Macomb County has shown Republican tendencies in statewide elections, while tending to favor Democratic candidates at the federal and local level.[21] The county gained fame in the 1980s and '90s as a bellwether of state and national politics. Macomb's large cohort of working-class, socially conservative whites gave it one of the nation's most prominent concentrations of "Reagan Democrats". Outsider candidates with a conservative-populist bent have done well there in the past, such as Pat Buchanan in 1992 and Donald Trump in 2016.[22][23] Macomb County voters were primarily responsible for the failure of the Regional Transit Authority proposal to create a public transit system in the Metropolitan Detroit region.[24]



Major highways

  • (Edsel Ford Freeway) runs -west through Detroit and serves Ann Arbor to the west (where it continues to Chicago) and Port Huron to the northeast. The stretch of the current I-94 freeway from Ypsilanti to Detroit was one of the first American limited-access freeways. Henry Ford built it to link his factories at Willow Run and Dearborn during World War II. It was called the Willow Run Expressway.
  • (Walter Reuther Freeway) runs east-west from the junction of I-96, I-275, and M-5 to I-94, providing a route through the northern suburbs of Detroit.
  • (Gratiot Avenue) is a major road that runs from Marysville to downtown Detroit. The portion of the road between 23 Mile Road and New Haven Road is not numbered. Between New Haven Road and Main Street in the city of Richmond the road is part of M-19. Between Richmond and Marysville the road is not numbered.
  • starts in New Haven goes up Gratiot to Richmond. The route leaves Gratiot and goes northwest through Richmond and then north through Memphis. Then it goes north through St. Clair and Sanilac Counties and ends at M-142 between Bad Axe and Harbor Beach in Huron County.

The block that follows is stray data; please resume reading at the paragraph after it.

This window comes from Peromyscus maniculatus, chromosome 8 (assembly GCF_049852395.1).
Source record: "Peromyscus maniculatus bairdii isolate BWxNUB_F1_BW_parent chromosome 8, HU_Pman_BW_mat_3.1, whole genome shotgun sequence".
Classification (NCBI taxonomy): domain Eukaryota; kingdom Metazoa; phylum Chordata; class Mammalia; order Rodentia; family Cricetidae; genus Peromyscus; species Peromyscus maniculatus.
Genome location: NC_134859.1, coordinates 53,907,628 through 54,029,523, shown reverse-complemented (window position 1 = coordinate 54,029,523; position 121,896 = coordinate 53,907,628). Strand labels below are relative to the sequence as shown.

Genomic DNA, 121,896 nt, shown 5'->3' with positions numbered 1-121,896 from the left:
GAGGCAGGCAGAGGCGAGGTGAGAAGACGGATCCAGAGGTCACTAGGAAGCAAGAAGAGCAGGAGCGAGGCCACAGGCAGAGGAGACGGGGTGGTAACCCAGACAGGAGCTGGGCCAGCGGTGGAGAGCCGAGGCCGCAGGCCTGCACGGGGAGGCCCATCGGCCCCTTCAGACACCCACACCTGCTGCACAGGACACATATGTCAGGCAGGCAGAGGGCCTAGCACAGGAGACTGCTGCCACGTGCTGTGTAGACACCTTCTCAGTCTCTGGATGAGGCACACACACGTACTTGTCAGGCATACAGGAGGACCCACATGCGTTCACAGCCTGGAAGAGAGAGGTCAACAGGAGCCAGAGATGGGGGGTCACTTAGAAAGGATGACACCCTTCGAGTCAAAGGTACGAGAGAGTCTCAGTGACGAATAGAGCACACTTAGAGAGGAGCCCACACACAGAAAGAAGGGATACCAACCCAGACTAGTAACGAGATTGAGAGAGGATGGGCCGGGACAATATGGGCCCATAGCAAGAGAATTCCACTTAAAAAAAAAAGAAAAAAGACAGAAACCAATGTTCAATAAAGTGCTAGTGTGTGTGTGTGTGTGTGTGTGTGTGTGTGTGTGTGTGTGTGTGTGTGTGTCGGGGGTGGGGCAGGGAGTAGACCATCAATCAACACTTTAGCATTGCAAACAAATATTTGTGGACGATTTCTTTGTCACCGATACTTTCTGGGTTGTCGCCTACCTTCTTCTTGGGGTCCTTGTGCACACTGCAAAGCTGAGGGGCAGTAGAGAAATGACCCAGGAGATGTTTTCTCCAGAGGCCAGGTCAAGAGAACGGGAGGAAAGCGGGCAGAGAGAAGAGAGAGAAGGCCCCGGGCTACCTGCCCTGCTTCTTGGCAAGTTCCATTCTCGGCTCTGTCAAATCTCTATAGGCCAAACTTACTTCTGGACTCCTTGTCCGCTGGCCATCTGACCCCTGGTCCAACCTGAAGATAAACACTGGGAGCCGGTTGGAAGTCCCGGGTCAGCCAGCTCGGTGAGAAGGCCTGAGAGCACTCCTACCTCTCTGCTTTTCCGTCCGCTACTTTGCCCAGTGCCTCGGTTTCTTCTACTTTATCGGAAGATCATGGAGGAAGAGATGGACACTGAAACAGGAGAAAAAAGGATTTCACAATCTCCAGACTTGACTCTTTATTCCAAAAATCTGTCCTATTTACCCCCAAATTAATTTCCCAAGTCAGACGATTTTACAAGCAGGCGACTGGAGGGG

• begins as part of 23 Mile Road, east of I-94 and ends in Marysville.
  • which is called the Van Dyke Freeway and Christopher Columbus Freeway from 18 Mile Road in Sterling Heights to 27 ​ Mile Road in Washington Township. It is also called the POW/MIA Memorial Freeway from 27 ​ Mile Road in Washington Township to the freeway's end at 34 Mile Road in Bruce Township, however it is locally known as the Van Dyke Freeway. It continues as Van Dyke Road or Van Dyke Avenue north to Port Austin and south through Warren to Gratiot Avenue in Detroit.
  • (Veterans Memorial Freeway) from Utica to Pontiac, continues east as Hall Road to Gratiot Avenue and as William P. Rosso Highway to its terminus at I-94 and west as various surface roads to I-96 near Howell
  • (Groesbeck Highway) begins in Detroit at Gratiot (M-3) and ends at Hall Road (M-59).
  • (8 Mile Road), known by many due to the film 8 Mile, forms the dividing line between Detroit on the south and the suburbs of Macomb and Oakland counties on the north. It is also known as Baseline Road outside of Detroit, because it coincides with the baseline used in surveying Michigan; that baseline is also the boundary for a number of Michigan counties.

Other roads

  • Jefferson Avenue is a scenic highway that runs parallel to the shore of the Detroit River and Lake St. Clair. It is also the principal thoroughfare for the Grosse Pointes, where it is called Lake Shore Drive.